MQTT-Spy Download

Installing the EPS8266 Arduino add on

We will be programming the ESP8266 with Arduino IDE. In order to program and ESP8266 you must first install the add on into IDE. I have included below a link to a tutorial on how to install the add on.

ESP8266 Arduino Installation Tutorial

Install the HX711 Library

Thankfully there are people out there to write libraries to communicate with the HX711. The library allows you to use simple commands to control and communicate with the HX711. Below is the library I used for this particular project.

HX711 Library Git



For this code I modified and merged a MQTT and HX711 example code. I opted to include some custom calibration functions and kept the origionl tare button’s functionality. Also when the scale is bring tared, the built in LED turns on so you have visual confirmation that the scale is being tared.

In the code the topic the ESP is subscibed to is “HX711cal”, you can change this to the topic of your choosing.

Here are some of the commands you can send to the ESP through the topic “HX711cal”

  • “tare”-turns on the built in LED, tares 5 times, and turns off the built in LED
  • “+0.1” adds 0.1 to the calibration factor
  • “-0.1” subtracts 0.1 from the calibration factor
  • “+1” adds 1 to the calibration factor
  • “-1” subtracts 1 from the calibration factor
  • “+10” adds 10 to the calibration factor
  • “-10” subtracts 10 from the calibration factor
  • “+100” adds 100 to the calibration factor
  • “-100” subtracts 100 from the calibration factor

The ESP publishes data from the HX711 to 3 different topics.

  • “Scale1” – the rounded weight
  • “Debug” – the full float value of the weight
  • “HX711calfactor” – the calibration factor for the HX711

You can also connect via serial to the ESP and in the serial monitor there should be a list of instructions on how to modify calibration constants and tare the scale. The baud rate of the serial communication is 115200.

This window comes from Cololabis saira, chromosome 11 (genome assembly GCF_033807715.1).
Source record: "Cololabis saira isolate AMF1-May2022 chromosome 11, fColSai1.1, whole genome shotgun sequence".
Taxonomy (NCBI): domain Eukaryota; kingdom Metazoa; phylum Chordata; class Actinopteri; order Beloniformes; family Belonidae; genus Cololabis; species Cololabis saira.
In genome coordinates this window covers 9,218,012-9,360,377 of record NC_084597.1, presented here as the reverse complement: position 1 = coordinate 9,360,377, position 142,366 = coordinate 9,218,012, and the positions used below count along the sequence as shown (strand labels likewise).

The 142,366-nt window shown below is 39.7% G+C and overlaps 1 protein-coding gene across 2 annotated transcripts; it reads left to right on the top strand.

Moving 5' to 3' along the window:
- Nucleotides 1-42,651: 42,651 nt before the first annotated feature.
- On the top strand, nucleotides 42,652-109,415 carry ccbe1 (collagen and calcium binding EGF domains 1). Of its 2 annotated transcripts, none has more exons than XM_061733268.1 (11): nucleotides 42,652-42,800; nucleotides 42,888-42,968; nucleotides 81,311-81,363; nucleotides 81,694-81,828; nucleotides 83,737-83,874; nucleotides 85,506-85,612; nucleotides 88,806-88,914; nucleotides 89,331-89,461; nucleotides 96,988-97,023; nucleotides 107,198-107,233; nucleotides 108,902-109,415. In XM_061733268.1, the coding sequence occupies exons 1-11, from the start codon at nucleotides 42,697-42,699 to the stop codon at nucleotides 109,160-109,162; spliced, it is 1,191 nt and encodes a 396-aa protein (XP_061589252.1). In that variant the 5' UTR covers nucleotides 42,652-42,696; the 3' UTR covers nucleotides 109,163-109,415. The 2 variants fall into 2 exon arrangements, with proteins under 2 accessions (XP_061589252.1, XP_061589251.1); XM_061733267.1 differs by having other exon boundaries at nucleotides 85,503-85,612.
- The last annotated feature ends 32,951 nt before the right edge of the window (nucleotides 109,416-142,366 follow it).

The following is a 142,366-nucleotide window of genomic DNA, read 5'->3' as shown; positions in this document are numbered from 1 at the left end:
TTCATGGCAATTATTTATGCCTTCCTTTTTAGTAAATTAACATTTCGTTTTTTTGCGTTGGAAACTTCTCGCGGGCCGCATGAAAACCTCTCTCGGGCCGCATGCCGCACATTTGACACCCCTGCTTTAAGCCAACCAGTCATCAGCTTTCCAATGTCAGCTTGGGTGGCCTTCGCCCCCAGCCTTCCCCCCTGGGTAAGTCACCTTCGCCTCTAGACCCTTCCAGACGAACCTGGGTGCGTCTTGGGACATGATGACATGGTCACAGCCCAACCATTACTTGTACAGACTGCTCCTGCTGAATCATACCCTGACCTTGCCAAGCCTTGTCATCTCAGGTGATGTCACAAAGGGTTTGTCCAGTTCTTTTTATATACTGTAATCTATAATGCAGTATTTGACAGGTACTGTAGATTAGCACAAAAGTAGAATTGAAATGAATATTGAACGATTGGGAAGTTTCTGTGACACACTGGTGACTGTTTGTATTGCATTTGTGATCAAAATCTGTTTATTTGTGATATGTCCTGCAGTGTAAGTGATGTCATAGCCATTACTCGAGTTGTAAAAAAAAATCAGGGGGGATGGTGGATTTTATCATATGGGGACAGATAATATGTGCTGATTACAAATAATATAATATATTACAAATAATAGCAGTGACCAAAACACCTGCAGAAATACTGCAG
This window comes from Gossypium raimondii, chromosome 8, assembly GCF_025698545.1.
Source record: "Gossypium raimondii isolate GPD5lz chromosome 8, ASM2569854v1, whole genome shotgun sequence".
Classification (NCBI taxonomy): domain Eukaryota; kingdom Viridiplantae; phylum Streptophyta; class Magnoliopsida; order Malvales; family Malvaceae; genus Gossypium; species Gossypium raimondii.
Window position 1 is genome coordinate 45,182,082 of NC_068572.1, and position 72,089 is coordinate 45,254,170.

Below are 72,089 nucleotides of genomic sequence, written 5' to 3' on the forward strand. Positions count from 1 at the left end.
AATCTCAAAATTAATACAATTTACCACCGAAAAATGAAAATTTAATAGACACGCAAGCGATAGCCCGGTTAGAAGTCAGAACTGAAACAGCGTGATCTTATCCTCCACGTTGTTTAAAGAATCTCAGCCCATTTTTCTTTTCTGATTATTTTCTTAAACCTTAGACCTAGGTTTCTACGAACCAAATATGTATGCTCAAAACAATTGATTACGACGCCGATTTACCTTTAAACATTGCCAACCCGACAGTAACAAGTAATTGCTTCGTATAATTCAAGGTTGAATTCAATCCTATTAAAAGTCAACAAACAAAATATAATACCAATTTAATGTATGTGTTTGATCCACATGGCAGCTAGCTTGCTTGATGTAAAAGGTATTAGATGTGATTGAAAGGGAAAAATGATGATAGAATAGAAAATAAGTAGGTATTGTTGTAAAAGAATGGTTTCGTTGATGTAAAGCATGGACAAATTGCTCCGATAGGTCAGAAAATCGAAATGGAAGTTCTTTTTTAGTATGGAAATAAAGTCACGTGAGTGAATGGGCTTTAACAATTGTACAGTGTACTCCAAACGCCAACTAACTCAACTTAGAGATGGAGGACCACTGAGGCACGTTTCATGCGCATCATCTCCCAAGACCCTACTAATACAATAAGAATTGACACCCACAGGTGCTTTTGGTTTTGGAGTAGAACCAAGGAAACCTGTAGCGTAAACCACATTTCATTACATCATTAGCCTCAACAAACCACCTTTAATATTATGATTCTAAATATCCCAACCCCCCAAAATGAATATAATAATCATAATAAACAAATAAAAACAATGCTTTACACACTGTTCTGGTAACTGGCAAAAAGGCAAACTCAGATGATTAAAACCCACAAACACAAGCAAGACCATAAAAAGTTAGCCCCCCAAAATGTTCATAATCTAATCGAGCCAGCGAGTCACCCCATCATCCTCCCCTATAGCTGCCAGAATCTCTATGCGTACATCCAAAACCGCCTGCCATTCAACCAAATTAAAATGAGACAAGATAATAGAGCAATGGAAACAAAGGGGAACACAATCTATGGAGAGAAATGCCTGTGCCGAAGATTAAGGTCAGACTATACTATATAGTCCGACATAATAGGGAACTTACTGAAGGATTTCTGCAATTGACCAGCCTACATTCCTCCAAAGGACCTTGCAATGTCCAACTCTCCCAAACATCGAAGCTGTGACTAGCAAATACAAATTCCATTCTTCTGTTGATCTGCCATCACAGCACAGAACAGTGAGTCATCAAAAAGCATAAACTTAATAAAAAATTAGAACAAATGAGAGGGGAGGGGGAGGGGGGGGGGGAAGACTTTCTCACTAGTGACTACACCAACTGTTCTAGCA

Remember in order to connect the ESP8266 to the computer via USB you must first hold the FLASH button and then connect it to the computer.

Update 12/19, code modified to include OTA update capabilities. More information can be found here.

Receiving the Messages and Calculating Flow

To do this I have a Raspberry Pi running NodeRed, see my other post, DIY Raspberry Pi PLC and Sensors for Process Data Collection and Control, for more information. The key nodes you will need are MQTT node, rate node, and UI nodes.

The key to calculating a rate is the rate node. As you can see above that the weight from my ESP8266 MQTT topic is limited to 1 message ever 2 minutes. This message then goes into a function node.

msg = {
payload: msg.payload,
timestamp: Date.now()
return msg;

In order for the rate node to work you must give it a reference time. Below are the settings for my rate node.

msg.payload is the instantaneous value I want to find the rate of change of. In this case its the scale weight.

global.flowrate is the outputted rate that is set as a global variable so all nodes can use it as a variable.

msg.timestamp is the time stamp I have added to the message with the above function node, this is so the node knows how much time has elapsed.

Rate period is set to 60000 miliseconds which will out put my rate with the units per minute.

Above you might have noticed the some UI nodes basically those are to send a certain messages to the MQTT topic HX711Cal.

Below is what the calibration UI looks like, it shows the current weight of the scale to 2 decimal points, the scale constant, and has buttons to tare the scale as well as add or decrease the calibration constant.

I will add a tutorial for how to configure nodered and UI later.